While a preferred embodiment of the present invention has been described, it should be understood that various changes, adaptations and modifications may be made therein without departing from the spirit of the invention and the scope of the appended claims.

Patent Citations
Cited PatentFiling datePublication dateApplicantTitle
US2685398 *Apr 14, 1950Aug 3, 1954King Maxwell DMaterial containing or supporting means
US3031207 *May 8, 1959Apr 24, 1962Geerpres Wringer IncTwin bucket assembly
US3055529 *Sep 16, 1960Sep 25, 1962Kaiser Ind CorpKnockdown container joint structure
US3279640 *Jun 16, 1961Oct 18, 1966United Steel Barrel CoSteel drum construction
US3348722 *Jan 3, 1967Oct 24, 1967Kelsey Hayes CoBarrel
US3521777 *Oct 9, 1967Jul 28, 1970Inventors EngineeringShipping drum pallet with annular fork receiving means
US3602368 *Sep 19, 1969Aug 31, 1971Sun Oil CoPallet for gas cylinders and the like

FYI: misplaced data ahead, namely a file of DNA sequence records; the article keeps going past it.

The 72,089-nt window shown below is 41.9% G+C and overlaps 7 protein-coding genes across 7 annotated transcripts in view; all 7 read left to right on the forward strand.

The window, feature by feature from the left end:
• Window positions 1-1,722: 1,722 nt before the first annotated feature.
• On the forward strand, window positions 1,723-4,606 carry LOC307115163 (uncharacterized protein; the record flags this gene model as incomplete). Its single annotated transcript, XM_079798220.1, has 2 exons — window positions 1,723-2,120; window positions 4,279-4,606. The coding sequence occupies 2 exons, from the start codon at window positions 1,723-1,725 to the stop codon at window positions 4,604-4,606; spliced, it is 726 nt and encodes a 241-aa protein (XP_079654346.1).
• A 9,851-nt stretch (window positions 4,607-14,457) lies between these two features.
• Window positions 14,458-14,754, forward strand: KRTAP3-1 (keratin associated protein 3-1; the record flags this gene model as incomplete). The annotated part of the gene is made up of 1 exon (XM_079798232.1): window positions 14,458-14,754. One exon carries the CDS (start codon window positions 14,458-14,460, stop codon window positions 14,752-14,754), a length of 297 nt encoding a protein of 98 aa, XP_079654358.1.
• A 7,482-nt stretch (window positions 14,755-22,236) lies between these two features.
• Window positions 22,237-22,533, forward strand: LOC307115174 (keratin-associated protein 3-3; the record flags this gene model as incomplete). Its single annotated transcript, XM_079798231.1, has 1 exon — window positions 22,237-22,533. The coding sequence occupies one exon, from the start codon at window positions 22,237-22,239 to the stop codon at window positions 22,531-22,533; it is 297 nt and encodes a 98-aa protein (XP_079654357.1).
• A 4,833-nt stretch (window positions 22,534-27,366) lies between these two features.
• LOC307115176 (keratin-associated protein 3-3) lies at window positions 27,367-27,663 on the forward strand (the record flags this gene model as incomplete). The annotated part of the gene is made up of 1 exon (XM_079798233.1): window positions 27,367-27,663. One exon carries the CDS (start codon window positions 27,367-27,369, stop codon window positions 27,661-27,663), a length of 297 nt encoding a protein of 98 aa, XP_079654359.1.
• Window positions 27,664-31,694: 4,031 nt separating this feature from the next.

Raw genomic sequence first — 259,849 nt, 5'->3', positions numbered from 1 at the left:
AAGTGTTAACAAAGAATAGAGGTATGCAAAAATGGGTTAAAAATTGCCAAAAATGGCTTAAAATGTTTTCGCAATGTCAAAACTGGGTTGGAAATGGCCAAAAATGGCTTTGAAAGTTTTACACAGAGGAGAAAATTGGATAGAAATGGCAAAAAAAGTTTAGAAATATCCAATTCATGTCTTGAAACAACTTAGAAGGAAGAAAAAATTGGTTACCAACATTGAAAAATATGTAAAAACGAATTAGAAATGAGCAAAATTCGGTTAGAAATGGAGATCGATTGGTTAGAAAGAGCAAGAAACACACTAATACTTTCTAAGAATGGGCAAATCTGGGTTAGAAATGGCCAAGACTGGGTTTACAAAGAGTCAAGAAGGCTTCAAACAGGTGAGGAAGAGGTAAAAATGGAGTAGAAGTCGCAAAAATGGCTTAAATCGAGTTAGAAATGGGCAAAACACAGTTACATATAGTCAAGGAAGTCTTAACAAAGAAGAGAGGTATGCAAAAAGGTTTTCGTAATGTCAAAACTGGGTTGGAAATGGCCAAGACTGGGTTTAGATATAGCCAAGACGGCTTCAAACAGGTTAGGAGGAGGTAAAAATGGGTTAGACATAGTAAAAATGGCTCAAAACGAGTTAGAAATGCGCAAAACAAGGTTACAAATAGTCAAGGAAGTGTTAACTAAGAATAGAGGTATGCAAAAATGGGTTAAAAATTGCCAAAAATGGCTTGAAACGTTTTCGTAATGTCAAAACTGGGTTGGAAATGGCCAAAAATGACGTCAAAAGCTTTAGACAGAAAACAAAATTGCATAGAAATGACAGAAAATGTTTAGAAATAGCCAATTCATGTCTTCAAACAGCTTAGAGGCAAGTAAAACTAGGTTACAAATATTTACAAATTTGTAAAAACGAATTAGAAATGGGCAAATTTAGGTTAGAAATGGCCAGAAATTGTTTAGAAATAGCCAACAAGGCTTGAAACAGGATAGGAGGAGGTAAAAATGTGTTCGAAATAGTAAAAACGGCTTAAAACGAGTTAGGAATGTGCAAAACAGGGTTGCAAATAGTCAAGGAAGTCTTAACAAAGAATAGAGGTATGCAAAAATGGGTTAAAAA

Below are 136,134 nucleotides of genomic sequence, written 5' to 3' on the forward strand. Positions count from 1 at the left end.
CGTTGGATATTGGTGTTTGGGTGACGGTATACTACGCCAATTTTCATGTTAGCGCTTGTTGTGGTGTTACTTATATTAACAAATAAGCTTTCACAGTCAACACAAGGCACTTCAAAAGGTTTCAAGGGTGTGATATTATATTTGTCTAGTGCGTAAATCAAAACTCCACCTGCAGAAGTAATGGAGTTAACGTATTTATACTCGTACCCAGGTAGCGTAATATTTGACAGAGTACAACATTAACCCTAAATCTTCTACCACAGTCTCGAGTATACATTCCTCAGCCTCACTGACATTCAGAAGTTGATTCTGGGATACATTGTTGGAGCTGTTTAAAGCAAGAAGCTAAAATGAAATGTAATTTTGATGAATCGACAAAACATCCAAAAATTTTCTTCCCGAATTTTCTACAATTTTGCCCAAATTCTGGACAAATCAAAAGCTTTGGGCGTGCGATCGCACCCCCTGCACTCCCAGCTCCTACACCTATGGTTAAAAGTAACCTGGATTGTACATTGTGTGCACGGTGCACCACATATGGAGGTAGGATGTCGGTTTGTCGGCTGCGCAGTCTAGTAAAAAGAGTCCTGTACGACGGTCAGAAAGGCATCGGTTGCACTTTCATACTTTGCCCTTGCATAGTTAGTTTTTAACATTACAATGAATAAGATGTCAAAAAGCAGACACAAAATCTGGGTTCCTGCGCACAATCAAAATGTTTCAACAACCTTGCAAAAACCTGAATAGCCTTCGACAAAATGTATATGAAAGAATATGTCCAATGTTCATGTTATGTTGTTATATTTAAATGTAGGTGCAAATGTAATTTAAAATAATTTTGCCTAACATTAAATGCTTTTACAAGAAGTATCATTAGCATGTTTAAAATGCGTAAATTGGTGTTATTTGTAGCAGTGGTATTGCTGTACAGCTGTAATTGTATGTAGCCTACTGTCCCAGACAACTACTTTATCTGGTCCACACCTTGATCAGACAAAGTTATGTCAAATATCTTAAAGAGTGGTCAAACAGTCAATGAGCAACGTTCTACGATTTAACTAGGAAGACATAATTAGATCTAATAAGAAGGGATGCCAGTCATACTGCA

US3812995 *Feb 28, 1972May 28, 1974Mc Donnell Douglas CorpCombination container and skid support
US3942670 *Jan 31, 1975Mar 9, 1976John MingusPallet-less drums
US3949877 *Mar 4, 1974Apr 13, 1976Greif Bros. CorporationNestable drum
US4286723 *Jan 14, 1980Sep 1, 1981Schuetz UdoComposite steel-jacketed plastic barrel
US4664260 *Apr 14, 1986May 12, 1987Seneca Wire And Manufacturing CompanyContainer/pallet for annular packages of strand material
US4928839 *Sep 8, 1989May 29, 1990The Dow Chemical CompanyPlastic drums for storing or transporting liquid and solid products
FR1117219A * Title not available
GB1495012A * Title not available
Referenced by
Citing PatentFiling datePublication dateApplicantTitle
US5466115 *Jul 26, 1994Nov 14, 1995Harvest Fuel, Inc.Feed barrel
US6777019Sep 10, 2001Aug 17, 2004Harvest Fuel, Inc.Method for preparing a livestock feed supplement block
Classifications
U.S. Classification206/595, 220/674, 206/597
International ClassificationB65D71/02, B65D71/00, B65D1/16, B65D25/24
Cooperative ClassificationB65D1/16, B65D2571/00111, B65D71/0088, B65D2571/00092, B65D25/24
European ClassificationB65D25/24, B65D1/16, B65D71/00P
Legal Events
DateCodeEventDescription
Mar 18, 1992ASAssignment
Owner name: HARVEST FUEL, INC. A MN CORPORATION, NORTH DAKOT
Free format text: ASSIGNMENT OF ASSIGNORS INTEREST.;ASSIGNOR:THORNBERG, ROBERT;REEL/FRAME:006070/0782
Effective date: 19920113
Jan 26, 1998FPAYFee payment
Year of fee payment: 4
Jan 28, 2002FPAYFee payment
Year of fee payment: 8
Dec 15, 2005FPAYFee payment
Year of fee payment: 12